The Financial Accounting Standards Board and the Convergence Process Between U.S. GAAP and IFRS

The FASB is the independent, private-sector body whose pronouncements establishing and amending accounting principles the Commission has, since 1973, recognized as "authoritative" and "generally accepted" for purposes of the federal securities laws, absent any contrary determination by the Commission. Consistent with the FASB's objective to increase the quality of standards used in the United States and international comparability, the FASB is engaged in international accounting standard setter activities. This objective is consistent with the FASB's obligation to its domestic constituents, who benefit from comparability of information across national borders. In pursuit of this objective, the FASB as noted above entered into the Norwalk Agreement with the IASB in 2002, which marked a significant step towards formalizing their commitment to the convergence of U.S. GAAP and IFRS. In the Norwalk Agreement, the two bodies acknowledged their joint commitment to the development, "as soon as practicable," of high quality, compatible accounting standards that could be used for both domestic and cross-border financial reporting.

In a further 2006 memorandum of understanding, the FASB and the IASB indicated that a common set of high quality global standards remains the long-term strategic priority of both the FASB and the IASB and set out a work plan covering the next two years for convergence with specific long- and short-term projects. The FASB and the IASB continue to work to align the content of U.S. GAAP and IFRS — an effort that has now been underway for five years. The better part of the two standard setters' current agendas (fourteen projects on the active agenda and four projects on the research agenda) are part of this effort. Areas of this work include addressing the manner in which information is displayed and presented in the financial statements as well as the accounting for revenue and leases.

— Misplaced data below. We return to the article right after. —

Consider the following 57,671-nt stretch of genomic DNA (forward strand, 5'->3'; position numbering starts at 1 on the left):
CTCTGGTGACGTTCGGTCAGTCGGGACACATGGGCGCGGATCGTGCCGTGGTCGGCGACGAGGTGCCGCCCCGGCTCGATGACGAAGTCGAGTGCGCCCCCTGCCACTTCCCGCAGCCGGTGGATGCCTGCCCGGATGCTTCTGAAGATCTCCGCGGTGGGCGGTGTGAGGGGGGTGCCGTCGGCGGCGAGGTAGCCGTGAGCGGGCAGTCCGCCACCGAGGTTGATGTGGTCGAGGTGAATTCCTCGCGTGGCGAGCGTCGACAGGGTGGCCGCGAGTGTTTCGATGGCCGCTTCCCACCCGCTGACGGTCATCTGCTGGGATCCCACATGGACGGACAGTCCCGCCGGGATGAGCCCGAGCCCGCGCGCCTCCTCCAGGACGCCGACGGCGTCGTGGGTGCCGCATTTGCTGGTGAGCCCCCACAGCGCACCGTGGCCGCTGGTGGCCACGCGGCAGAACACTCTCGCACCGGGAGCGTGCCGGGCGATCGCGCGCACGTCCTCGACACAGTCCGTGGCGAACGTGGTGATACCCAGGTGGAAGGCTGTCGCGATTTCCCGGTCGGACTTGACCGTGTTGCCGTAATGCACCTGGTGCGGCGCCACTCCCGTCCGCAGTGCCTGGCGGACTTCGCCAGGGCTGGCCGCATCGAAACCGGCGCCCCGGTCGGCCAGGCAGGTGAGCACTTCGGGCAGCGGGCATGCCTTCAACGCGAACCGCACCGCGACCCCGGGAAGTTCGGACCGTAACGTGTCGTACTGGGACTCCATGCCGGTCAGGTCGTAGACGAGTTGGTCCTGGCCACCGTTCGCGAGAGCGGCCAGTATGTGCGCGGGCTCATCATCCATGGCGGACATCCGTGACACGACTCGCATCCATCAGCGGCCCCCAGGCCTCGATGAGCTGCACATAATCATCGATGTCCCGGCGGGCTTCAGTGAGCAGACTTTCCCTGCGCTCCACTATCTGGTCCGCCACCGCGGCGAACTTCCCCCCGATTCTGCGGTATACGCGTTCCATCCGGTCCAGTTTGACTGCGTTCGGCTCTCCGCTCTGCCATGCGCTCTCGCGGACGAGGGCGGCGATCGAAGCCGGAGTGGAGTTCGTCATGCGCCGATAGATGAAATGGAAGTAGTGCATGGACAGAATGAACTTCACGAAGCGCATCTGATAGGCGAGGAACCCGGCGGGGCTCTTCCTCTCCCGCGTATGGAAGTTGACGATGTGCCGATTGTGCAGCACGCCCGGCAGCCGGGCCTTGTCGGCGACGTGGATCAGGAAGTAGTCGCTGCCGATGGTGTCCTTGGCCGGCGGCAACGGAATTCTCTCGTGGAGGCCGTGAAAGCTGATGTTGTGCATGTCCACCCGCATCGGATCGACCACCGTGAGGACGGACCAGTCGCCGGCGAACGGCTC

The Commission's Current Efforts Regarding Globally Accepted Accounting Standards

The most recent and significant aspect of this current phase of the Commission's work involves the issuance of two releases regarding the potential use of IFRS in the U.S. capital markets. The first is the publication of a proposal in June to allow foreign private issuers to report using IFRS financial statements without a U.S. GAAP reconciliation. The comment period on the foreign private issuer proposal ended September 24, 2007. The second is the issuance of a concept release in July to explore a more far-reaching prospect — the possibility of giving domestic issuers the alternative to report using IFRS. The comment period on the concept release is still open and closes on November 13, 2007.